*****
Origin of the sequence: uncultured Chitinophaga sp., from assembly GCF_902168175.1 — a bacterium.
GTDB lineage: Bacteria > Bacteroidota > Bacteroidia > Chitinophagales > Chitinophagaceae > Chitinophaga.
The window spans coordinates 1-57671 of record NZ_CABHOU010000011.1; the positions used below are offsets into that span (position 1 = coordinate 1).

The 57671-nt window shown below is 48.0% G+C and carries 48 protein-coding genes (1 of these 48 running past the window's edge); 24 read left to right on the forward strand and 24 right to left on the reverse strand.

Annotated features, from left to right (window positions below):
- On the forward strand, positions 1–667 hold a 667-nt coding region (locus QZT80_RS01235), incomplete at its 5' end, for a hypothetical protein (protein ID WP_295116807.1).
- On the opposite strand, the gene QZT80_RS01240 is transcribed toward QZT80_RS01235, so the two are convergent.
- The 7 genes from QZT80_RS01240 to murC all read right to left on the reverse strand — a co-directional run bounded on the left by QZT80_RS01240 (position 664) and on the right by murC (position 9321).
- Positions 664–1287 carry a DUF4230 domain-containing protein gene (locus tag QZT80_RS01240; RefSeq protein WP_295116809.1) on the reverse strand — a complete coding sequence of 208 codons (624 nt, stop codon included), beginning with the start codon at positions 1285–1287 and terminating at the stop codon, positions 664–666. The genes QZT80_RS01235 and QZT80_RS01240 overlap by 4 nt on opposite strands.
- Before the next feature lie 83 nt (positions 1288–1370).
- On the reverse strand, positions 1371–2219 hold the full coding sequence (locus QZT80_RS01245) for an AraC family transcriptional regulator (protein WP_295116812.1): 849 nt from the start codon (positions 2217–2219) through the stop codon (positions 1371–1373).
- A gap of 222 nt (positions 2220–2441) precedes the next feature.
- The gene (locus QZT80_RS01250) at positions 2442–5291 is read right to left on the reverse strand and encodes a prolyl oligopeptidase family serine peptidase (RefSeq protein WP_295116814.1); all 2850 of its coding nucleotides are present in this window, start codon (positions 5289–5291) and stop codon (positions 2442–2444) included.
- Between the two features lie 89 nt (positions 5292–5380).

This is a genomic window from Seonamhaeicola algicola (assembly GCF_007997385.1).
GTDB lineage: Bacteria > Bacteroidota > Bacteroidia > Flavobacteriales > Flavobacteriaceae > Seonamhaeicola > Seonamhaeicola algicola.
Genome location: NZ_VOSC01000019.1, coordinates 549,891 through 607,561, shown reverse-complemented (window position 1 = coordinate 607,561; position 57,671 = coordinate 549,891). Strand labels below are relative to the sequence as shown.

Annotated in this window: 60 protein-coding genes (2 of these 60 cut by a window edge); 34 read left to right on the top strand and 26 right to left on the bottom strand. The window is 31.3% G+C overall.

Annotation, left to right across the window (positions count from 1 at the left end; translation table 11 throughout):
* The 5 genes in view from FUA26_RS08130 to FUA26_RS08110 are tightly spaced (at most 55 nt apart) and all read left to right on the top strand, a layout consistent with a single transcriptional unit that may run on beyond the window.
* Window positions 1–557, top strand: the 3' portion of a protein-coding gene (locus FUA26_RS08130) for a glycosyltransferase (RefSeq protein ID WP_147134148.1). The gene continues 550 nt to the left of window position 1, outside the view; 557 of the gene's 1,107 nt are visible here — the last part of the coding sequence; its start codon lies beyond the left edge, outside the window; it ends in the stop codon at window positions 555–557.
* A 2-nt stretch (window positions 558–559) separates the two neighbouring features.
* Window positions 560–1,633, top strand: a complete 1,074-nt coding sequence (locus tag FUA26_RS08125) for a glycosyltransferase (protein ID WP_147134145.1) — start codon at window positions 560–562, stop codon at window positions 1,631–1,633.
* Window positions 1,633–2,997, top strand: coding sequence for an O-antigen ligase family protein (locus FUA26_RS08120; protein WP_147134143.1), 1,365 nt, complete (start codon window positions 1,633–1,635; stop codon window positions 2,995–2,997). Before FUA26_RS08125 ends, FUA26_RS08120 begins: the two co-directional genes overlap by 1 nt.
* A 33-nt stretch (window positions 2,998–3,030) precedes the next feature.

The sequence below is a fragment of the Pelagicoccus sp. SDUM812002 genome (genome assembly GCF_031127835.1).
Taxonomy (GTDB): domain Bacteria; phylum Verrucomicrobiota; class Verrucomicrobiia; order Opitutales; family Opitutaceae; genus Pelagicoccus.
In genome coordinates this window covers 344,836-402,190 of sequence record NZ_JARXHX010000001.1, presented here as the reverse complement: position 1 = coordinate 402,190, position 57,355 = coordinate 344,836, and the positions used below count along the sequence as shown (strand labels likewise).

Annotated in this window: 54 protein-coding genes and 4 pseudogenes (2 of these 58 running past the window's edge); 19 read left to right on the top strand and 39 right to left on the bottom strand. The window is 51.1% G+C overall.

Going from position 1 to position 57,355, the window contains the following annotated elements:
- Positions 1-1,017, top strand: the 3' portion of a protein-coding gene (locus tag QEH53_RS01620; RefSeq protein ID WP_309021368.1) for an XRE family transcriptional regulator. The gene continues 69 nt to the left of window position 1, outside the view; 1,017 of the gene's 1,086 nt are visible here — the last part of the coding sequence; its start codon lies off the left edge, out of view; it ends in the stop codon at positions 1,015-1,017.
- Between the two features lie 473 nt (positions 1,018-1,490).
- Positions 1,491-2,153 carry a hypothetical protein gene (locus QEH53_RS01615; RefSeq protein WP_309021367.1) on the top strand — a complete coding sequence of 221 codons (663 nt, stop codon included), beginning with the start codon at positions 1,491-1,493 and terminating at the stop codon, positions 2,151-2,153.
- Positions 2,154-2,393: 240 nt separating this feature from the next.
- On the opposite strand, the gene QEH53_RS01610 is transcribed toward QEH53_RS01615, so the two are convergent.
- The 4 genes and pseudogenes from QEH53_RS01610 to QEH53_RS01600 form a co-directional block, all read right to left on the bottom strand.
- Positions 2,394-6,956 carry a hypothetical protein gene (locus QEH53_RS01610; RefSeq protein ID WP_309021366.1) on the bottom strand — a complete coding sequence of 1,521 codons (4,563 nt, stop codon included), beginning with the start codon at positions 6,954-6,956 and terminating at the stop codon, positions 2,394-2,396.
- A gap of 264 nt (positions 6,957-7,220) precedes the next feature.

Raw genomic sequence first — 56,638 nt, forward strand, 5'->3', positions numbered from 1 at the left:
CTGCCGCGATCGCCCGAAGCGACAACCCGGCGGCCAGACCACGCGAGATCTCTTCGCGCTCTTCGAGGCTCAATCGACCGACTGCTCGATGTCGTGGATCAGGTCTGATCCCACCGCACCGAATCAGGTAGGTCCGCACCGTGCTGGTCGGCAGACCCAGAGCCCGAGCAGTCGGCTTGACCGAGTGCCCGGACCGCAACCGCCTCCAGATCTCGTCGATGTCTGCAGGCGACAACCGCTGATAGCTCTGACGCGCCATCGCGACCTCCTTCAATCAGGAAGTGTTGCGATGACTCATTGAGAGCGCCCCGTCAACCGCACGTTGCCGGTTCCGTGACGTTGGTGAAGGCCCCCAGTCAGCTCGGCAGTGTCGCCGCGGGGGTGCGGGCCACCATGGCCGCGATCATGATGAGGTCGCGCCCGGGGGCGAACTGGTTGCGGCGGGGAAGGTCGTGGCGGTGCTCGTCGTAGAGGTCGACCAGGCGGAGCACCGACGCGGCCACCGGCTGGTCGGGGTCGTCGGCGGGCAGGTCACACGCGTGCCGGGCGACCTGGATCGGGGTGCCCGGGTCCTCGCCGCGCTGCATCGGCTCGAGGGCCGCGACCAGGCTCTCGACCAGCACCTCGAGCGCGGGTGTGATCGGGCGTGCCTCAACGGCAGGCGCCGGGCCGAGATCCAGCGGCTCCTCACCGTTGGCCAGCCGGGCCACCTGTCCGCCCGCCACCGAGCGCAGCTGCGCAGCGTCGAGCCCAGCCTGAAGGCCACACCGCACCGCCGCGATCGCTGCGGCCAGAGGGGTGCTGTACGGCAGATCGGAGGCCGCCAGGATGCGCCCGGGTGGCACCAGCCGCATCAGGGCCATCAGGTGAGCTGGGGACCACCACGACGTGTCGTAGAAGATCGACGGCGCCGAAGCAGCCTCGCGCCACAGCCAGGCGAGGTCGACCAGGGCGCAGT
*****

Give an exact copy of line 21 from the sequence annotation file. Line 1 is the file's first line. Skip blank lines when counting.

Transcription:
* Window positions 1–557, top strand: the 3' portion of a protein-coding gene (locus FUA26_RS08130) for a glycosyltransferase (RefSeq protein ID WP_147134148.1). The gene continues 550 nt to the left of window position 1, outside the view; 557 of the gene's 1,107 nt are visible here — the last part of the coding sequence; its start codon lies beyond the left edge, outside the window; it ends in the stop codon at window positions 555–557.